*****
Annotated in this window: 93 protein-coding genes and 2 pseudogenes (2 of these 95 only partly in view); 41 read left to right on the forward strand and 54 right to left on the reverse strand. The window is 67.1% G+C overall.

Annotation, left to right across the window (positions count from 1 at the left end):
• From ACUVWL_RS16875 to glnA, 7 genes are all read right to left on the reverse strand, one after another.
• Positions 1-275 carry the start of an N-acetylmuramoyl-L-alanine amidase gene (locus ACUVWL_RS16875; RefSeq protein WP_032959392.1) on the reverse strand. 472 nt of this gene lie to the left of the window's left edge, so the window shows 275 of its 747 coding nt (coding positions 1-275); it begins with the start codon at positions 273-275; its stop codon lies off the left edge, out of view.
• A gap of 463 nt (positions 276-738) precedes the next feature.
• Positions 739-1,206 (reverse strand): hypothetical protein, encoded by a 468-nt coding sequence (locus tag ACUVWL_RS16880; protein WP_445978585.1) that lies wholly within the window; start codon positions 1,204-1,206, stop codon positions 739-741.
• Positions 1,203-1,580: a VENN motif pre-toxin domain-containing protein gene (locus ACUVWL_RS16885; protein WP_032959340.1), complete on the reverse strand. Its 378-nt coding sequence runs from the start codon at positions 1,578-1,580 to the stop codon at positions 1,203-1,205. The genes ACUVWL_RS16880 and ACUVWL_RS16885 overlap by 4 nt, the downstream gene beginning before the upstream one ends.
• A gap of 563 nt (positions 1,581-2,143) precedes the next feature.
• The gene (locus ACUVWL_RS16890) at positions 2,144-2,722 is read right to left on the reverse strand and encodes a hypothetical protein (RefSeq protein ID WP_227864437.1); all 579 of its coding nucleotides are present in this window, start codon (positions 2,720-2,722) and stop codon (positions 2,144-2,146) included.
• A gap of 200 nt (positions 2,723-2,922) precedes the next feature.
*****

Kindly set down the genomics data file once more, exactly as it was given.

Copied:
Annotated in this window: 93 protein-coding genes and 2 pseudogenes (2 of these 95 only partly in view); 41 read left to right on the forward strand and 54 right to left on the reverse strand. The window is 67.1% G+C overall.

Annotation, left to right across the window (positions count from 1 at the left end):
• From ACUVWL_RS16875 to glnA, 7 genes are all read right to left on the reverse strand, one after another.
• Positions 1-275 carry the start of an N-acetylmuramoyl-L-alanine amidase gene (locus ACUVWL_RS16875; RefSeq protein WP_032959392.1) on the reverse strand. 472 nt of this gene lie to the left of the window's left edge, so the window shows 275 of its 747 coding nt (coding positions 1-275); it begins with the start codon at positions 273-275; its stop codon lies off the left edge, out of view.
• A gap of 463 nt (positions 276-738) precedes the next feature.
• Positions 739-1,206 (reverse strand): hypothetical protein, encoded by a 468-nt coding sequence (locus tag ACUVWL_RS16880; protein WP_445978585.1) that lies wholly within the window; start codon positions 1,204-1,206, stop codon positions 739-741.
• Positions 1,203-1,580: a VENN motif pre-toxin domain-containing protein gene (locus ACUVWL_RS16885; protein WP_032959340.1), complete on the reverse strand. Its 378-nt coding sequence runs from the start codon at positions 1,578-1,580 to the stop codon at positions 1,203-1,205. The genes ACUVWL_RS16880 and ACUVWL_RS16885 overlap by 4 nt, the downstream gene beginning before the upstream one ends.
• A gap of 563 nt (positions 1,581-2,143) precedes the next feature.
• The gene (locus ACUVWL_RS16890) at positions 2,144-2,722 is read right to left on the reverse strand and encodes a hypothetical protein (RefSeq protein ID WP_227864437.1); all 579 of its coding nucleotides are present in this window, start codon (positions 2,720-2,722) and stop codon (positions 2,144-2,146) included.
• A gap of 200 nt (positions 2,723-2,922) precedes the next feature.